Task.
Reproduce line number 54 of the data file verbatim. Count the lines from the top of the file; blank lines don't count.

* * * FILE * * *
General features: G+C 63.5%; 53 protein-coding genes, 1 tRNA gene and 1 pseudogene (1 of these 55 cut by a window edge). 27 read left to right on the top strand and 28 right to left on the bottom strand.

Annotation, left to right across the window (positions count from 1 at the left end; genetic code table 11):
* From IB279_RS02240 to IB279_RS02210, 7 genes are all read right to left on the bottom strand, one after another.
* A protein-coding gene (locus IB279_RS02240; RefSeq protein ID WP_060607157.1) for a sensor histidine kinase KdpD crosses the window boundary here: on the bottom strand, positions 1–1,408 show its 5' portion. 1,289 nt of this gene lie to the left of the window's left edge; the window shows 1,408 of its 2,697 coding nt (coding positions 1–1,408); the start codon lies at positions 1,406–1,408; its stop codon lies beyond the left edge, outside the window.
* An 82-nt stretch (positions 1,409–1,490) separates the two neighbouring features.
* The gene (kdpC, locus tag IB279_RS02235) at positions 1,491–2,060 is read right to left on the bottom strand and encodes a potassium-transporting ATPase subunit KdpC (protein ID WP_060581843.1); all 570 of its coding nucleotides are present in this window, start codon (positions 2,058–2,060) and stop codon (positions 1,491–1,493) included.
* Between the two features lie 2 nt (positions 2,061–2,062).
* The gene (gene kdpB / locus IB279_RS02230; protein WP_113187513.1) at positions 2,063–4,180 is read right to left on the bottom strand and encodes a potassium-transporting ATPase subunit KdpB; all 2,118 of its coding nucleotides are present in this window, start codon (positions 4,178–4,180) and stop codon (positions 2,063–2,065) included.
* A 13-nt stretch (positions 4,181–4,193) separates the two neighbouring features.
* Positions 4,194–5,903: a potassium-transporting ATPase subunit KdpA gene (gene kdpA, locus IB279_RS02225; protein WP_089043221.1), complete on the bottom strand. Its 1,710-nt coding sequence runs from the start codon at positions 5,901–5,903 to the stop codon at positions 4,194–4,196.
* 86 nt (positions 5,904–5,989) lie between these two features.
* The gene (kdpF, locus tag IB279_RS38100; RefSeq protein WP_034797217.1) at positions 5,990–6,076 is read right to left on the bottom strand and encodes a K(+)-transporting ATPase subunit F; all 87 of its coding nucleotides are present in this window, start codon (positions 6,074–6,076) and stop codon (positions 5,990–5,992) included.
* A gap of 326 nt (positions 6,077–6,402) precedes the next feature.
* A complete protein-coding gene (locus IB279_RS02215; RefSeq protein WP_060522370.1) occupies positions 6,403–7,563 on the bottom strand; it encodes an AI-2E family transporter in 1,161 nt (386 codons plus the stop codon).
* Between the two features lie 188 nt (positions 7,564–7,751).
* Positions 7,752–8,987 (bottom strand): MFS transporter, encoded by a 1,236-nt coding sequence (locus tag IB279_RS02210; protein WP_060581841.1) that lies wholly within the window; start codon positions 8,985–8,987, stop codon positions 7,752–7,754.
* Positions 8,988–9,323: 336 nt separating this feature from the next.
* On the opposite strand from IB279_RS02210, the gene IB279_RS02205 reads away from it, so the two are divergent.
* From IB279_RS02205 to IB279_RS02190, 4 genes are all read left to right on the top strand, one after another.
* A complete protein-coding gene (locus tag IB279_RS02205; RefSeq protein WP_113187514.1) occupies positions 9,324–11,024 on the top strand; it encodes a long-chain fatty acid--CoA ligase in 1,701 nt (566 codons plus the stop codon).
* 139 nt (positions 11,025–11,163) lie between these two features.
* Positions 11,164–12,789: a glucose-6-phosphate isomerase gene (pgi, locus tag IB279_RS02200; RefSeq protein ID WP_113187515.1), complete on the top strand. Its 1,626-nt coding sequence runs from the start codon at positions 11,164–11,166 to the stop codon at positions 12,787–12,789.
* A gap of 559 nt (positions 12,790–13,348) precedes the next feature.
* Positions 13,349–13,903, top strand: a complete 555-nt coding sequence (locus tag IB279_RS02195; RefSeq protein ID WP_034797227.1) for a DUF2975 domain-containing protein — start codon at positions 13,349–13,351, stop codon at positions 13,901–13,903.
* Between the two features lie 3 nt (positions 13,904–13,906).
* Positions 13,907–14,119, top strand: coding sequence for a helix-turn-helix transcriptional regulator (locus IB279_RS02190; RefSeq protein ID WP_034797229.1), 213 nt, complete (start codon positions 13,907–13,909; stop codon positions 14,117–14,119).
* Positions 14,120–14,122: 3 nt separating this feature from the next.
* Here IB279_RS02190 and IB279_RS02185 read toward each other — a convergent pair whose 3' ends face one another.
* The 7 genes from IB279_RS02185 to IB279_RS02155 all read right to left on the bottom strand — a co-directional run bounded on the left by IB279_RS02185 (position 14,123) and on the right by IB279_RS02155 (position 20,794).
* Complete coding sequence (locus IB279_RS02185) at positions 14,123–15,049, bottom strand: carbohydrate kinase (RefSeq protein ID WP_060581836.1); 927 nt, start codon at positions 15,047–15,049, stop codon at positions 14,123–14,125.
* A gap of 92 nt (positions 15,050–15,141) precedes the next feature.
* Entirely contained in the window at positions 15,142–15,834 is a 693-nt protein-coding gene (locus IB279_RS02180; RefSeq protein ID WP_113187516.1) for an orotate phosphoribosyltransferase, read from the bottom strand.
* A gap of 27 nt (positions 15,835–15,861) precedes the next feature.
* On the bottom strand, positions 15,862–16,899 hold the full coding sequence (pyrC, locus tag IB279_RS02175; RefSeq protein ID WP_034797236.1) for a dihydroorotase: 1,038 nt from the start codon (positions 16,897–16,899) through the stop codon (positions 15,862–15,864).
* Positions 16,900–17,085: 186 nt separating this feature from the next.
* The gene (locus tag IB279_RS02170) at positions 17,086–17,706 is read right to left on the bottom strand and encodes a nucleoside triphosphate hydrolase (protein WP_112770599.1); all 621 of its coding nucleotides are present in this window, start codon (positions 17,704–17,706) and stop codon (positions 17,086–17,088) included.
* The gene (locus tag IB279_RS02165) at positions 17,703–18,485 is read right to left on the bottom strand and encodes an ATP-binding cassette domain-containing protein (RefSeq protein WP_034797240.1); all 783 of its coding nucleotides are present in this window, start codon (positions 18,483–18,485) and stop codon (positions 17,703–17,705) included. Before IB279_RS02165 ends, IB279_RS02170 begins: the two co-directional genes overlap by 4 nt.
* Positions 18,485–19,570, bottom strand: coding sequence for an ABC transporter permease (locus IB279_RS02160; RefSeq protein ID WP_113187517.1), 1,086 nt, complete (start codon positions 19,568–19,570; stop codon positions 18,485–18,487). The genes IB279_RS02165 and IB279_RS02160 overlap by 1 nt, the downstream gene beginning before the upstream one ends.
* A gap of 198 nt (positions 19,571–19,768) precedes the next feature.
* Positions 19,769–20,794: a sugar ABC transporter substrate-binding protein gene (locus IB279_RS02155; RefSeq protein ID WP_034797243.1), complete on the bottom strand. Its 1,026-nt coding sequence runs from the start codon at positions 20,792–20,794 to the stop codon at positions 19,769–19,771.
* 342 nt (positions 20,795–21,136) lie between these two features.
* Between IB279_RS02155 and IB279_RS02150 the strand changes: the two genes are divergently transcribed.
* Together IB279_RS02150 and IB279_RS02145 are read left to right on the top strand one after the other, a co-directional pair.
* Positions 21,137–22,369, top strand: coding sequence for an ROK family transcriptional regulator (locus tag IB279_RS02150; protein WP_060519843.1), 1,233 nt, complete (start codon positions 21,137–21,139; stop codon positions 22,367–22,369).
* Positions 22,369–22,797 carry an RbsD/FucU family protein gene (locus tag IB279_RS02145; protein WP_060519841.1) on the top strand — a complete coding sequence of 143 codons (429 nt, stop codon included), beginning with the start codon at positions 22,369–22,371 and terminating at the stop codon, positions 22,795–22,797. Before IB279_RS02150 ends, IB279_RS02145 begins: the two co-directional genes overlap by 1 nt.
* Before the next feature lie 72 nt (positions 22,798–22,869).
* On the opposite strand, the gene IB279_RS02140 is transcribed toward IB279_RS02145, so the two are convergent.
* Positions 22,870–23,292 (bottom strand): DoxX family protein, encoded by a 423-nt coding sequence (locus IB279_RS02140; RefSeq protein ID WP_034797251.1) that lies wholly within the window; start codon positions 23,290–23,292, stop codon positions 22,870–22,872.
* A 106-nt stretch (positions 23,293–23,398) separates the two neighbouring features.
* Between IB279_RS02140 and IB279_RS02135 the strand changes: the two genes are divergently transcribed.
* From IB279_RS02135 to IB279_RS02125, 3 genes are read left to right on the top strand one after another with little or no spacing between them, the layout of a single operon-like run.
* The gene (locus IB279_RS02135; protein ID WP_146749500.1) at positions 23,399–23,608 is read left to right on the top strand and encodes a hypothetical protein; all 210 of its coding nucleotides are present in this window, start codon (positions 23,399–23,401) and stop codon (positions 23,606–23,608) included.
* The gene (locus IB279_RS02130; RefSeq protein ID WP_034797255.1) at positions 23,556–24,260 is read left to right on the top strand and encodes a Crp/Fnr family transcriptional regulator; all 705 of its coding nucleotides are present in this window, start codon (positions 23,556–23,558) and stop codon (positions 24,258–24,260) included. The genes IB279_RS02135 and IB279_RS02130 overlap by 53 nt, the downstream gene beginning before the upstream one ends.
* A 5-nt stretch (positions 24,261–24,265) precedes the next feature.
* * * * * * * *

* A 5-nt stretch (positions 24,261–24,265) precedes the next feature.